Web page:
An extremely popular topic among the education community at present concerns new developments in technology and their implementation in American classrooms. Most media coverage on such topics cites computerized textbooks, electronic homework platforms and instructional video games as the teaching methods of the future. To this end, many public schools are beginning to embrace these new methods as their sole educational tools, even going as far as supplying entire student bodies with Apple iPads and the educational applications that go with them in lieu of traditional textbooks. But to what extent is this restructuring of traditional teaching methods beneficial to all students?

In general, such advanced technological systems cater to eager, fully capable students, tending to marginalize children with learning difficulties or special needs. However, electronic programs that accommodate these unique students should ideally capture the most attention and demand the most continued development.

Despite the overwhelming need, and what seems to me to be the obvious need, for electronic programs designed with special needs students in mind, such tools are tremendously lacking in both application and media attention. One successful campaign, although very small in scale and poorly publicized, was recently conducted by Jacqueline Egli, the director of Bridges Academy, a private school for students with disabilities in Winter Springs, Florida. In her study, she measured the speech improvement rate of her students after using the computer based fluency programs Fast ForWord and Reading Assistant created by Scientific Learning. The latter is a program that records students as they read a story aloud and tracks their mistakes as they go along in order to help them realize and improve upon their weakest points. Through this interactive medium, children with learning disabilities are better able to track their progress and more accurately sharpen their basic skills.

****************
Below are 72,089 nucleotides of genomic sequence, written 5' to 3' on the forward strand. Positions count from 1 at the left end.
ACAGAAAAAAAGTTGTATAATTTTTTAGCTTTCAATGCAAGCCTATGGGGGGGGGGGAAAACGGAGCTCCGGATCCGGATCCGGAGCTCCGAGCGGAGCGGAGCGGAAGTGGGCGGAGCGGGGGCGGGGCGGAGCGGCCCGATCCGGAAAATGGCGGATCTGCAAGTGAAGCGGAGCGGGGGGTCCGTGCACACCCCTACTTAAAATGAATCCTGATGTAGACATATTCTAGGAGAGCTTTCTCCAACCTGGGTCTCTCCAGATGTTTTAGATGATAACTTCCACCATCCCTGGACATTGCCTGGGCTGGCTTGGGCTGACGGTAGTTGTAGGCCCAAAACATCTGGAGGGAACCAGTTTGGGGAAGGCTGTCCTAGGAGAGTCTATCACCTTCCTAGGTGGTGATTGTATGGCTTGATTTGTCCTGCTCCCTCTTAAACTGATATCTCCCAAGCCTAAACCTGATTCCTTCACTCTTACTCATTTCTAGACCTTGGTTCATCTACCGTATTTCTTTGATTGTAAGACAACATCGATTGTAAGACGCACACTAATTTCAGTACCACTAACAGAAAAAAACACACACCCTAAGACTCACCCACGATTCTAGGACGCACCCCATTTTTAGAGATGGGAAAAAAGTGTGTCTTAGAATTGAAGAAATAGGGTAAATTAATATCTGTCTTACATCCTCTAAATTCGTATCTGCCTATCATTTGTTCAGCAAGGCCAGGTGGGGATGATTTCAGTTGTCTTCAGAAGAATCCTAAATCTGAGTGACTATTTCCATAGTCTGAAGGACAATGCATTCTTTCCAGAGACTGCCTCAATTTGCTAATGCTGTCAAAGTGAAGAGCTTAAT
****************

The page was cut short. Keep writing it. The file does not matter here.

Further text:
By utilizing technology in this specialized manner, educational tools can be expanded to include not only capable children, but children who are struggling as well. And while it is important to utilize everything at our disposal to improve the educational process for students, it is vital to ensure that the tools at our disposal include students with more specific needs. Although electronic platforms are abundantly available and continue to be implemented to a greater extent, not enough applications are being produced to address particular learning circumstances.